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7 tips for asking someone on a date

‘I’m no good at asking women out,’ said the email. ‘Nerves get the better of me and I’m either over-keen and scare them off, or I’m too casual and they think I’m not serious. How can I hit the right balance, HopefulGirl?’

In these modern times, both men and women can suggest going on a date. But for the most part, the pressure is on men to do the asking – and I really feel for them. ‘There’s nothing more nerve-wracking than declaring an interest in a woman – and it’s devastating to be turned down,’ one guy told me.

Shyness and fear of rejection can stop us taking that first step towards getting to know someone better – which could mean two people missing out on a beautiful relationship. So here are some tips for easing the pressure…

1. Feel the fear and do it anyway

Confidence is hugely attractive and it’s something that can be developed. Research shows that feelings follow actions, not the other way around, so if you ‘act’ more confidently, the feelings will develop. So be brave – and if you don’t feel it, fake it. However, there’s a fine line between confidence and arrogance. If you appear comfortable in your own skin, and it’s clear your self-worth won’t be destroyed if you’re turned down, that’s attractive. If you act like you’re doing them a favour by asking them out, that’s a major turn-off.

2. Don’t invest too much

If you spend ages agonising over asking someone out, it becomes an enormous hurdle in your mind, and it feels like your entire future happiness hangs on the outcome of a single question. (It doesn’t – your happiness is in God). If you like someone, ask them out sooner rather than later, so you don’t have time to invest too much emotion and expectation in their response. And make it your policy to suggest meeting up with anyone who may have potential, so there’s less pressure on each one.

3. Make like a Scout: be prepared

Worried about how to suggest a date? Spend a few minutes crafting what you want to say, and rehearsing it until it rolls off your tongue sounding natural and loses some of its power to make you nervous. Then pray for an extra dose of confidence, and go for it! Keep it simple and low-key – it doesn’t have to be an earth-shattering declaration. ‘Fancy going for a drink next week?’ is enough.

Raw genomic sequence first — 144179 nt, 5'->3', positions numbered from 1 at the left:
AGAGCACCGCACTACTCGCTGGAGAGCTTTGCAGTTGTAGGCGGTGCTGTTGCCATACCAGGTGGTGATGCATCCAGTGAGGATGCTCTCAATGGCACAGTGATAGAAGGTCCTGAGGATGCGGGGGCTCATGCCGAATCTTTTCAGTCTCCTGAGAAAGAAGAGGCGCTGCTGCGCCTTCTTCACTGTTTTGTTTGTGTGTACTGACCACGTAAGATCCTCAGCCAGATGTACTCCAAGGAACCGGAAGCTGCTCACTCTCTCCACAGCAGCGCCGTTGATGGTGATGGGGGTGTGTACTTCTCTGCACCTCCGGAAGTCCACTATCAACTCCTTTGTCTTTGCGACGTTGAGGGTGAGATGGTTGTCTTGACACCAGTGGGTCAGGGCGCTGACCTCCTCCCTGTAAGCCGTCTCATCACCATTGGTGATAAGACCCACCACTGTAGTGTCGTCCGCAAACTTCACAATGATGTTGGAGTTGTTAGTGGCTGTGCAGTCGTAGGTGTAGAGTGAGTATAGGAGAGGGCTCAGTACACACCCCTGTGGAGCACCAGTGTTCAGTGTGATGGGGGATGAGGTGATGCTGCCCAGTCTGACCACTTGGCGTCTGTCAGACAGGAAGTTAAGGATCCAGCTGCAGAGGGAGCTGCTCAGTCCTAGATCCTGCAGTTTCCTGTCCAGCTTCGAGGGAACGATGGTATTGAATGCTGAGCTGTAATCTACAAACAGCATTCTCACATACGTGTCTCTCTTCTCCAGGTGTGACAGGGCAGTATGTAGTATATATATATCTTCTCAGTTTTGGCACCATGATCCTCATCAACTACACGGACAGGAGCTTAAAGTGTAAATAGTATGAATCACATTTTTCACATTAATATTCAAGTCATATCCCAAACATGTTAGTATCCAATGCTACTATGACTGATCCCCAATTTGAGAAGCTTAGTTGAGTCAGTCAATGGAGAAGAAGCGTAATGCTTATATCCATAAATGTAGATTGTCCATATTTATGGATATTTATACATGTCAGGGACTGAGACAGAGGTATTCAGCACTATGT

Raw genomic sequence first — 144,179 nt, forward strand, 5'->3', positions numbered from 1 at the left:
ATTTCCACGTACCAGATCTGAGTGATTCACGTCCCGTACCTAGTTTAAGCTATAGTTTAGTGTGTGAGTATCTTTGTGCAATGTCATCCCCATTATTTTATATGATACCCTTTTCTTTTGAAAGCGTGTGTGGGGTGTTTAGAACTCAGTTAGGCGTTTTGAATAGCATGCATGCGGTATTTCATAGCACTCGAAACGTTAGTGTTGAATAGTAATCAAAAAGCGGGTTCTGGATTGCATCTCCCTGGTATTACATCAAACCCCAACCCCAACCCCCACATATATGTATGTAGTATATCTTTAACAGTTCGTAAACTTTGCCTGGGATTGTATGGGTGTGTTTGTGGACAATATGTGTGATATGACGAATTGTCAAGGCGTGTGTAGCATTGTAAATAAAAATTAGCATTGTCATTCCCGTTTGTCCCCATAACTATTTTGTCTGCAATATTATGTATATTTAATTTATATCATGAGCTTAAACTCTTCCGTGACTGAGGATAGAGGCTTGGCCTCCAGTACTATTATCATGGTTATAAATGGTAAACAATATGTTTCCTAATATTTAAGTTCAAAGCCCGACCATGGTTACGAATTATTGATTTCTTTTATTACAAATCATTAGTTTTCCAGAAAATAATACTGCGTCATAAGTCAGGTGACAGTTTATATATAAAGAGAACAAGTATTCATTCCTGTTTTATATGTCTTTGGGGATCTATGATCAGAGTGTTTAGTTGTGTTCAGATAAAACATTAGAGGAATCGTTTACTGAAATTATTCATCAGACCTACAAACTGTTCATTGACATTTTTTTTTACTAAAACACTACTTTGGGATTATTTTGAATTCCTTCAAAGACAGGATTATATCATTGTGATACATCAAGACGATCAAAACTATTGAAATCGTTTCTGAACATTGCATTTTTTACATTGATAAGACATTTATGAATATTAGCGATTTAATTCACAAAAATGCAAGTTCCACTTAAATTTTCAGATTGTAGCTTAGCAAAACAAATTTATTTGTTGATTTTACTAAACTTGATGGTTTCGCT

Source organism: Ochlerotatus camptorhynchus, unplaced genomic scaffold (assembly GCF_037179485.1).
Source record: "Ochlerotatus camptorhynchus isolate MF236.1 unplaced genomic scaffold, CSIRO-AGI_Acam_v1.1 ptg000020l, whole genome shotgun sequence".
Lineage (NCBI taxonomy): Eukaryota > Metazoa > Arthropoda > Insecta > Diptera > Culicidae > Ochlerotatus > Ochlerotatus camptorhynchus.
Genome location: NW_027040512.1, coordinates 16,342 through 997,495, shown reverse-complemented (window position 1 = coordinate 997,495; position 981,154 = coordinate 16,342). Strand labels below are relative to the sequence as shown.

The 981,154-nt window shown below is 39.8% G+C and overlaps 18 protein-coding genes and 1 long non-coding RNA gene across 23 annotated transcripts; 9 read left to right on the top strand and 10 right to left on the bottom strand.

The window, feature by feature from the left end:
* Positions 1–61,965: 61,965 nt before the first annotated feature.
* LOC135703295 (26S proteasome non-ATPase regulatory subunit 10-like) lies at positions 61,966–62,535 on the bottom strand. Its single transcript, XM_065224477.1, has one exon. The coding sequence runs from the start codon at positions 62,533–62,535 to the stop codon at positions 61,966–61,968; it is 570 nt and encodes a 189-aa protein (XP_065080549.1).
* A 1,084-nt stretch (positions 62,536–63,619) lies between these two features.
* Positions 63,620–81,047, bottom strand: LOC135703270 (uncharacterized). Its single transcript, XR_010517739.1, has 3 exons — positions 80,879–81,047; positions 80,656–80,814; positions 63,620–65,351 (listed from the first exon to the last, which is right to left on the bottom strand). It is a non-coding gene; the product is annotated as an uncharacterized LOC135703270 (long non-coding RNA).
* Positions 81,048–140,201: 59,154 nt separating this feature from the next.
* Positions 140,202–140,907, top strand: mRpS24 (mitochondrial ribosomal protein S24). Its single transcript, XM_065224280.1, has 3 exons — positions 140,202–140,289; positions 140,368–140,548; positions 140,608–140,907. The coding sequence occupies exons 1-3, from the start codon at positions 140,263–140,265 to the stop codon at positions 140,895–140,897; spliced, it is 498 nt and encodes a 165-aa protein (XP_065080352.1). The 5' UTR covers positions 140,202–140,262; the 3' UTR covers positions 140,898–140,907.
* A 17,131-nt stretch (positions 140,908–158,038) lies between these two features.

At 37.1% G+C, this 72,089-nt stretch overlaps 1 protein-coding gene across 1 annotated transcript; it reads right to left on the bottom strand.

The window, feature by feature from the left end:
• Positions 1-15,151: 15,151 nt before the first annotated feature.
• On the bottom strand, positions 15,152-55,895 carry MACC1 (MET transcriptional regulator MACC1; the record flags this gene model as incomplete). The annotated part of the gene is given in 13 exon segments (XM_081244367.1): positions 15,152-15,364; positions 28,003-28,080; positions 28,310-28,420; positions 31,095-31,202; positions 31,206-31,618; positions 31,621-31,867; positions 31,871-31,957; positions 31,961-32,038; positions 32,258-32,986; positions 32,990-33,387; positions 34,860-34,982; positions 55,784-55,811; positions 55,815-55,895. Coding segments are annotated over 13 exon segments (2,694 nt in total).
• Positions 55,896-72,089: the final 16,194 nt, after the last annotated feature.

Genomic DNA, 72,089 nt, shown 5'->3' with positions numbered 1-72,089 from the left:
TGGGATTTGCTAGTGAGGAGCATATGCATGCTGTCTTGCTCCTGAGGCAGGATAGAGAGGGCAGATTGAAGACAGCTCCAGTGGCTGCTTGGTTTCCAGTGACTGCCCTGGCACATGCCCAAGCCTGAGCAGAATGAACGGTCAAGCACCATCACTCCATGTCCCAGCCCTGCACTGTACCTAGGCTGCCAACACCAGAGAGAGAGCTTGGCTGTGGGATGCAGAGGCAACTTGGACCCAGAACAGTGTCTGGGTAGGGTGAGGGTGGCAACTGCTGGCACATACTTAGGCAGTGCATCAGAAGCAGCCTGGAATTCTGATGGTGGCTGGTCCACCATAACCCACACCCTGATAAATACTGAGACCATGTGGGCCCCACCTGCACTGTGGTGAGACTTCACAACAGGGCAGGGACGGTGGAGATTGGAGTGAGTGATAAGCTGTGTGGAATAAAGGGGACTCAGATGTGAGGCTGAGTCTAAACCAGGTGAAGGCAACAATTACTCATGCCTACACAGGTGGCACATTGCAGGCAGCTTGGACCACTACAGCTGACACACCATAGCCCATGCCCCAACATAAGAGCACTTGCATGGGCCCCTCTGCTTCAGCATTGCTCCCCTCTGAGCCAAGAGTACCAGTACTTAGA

4. Try not to take it personally

Yes, the person you like may turn you down. Rejection is part of the dating process for all of us, and there’s no shame in it. There are many reasons for someone to say ‘no’, and it may not be about you. They may have stressful things going on in their life, they may be getting over a previous relationship… or maybe you’re just not their type. I’ve been refused and it stings for a while, but it’s not the end of the world. And when I’ve turned someone down, I haven’t thought less of them for it. In fact, they’ve still gone up in my estimation for being brave enough to ask. So hold your head up high.

5. Make sure they know you’re asking!

While low-key is good, for heaven’s sake make sure they actually know you’re asking them out! ‘I was told that a man I really liked has asked me out several times and I’d turned him down!’ reports one of my Facebook followers. ‘I was very confused, as I couldn’t recall a single occasion. Apparently, offering to walk me to my car was him asking me out! I was expecting: “Would you like to go for coffee?”’ Enough said.

6. Give them time to consider it

If you ask someone out unexpectedly, they can feel cornered and may want time to think about it. In fact, giving them a chance to consider the idea often results in a more positive outcome than a knee-jerk response. So instead of demanding an answer on the spot, invite them to get back to you within a couple days. ‘It’s how you make someone feel when you talk to them that will decide if they want to see you again,’ points out one of my Facebookers. A relaxed, non-pressured approach will put them at ease.

7. Accept their decision, even if you don’t like it

If someone turns you down, respect their right to decline. If you sense they’re in two minds, you could ask a second time, but if you’re knocked back again, take it as their final answer. After that, it’s pestering. If they change their mind, it’s their responsibility to let you know. Say a prayer for their happiness, and move on.

Finally, for great asking-out technique, I can do no better than share an email I once received after a Christian singles event. It went like this… ‘Hi HopefulGirl. It was great to meet you at the party last weekend. I was the good-looking one with the infectious sense of humour – or was that you?! I’d like to invite you to lunch. Nothing heavy, no commitment – just a relaxed, easygoing lunch. You might want to see me again, you might not. I can handle it either way. But you made a big impression and I’d very much like to see you again.’

That, friends, is the most perfect date invitation I’ve ever received – flattering, funny, confident, relaxed and making it easy to accept or decline without worrying I’ll ruin someone’s month. My response? I’ll reveal all next month!

Do you find it hard to ask someone on a date? What tips can you offer others to make it easier?


You might also like: Seven fears that stop me asking girls out

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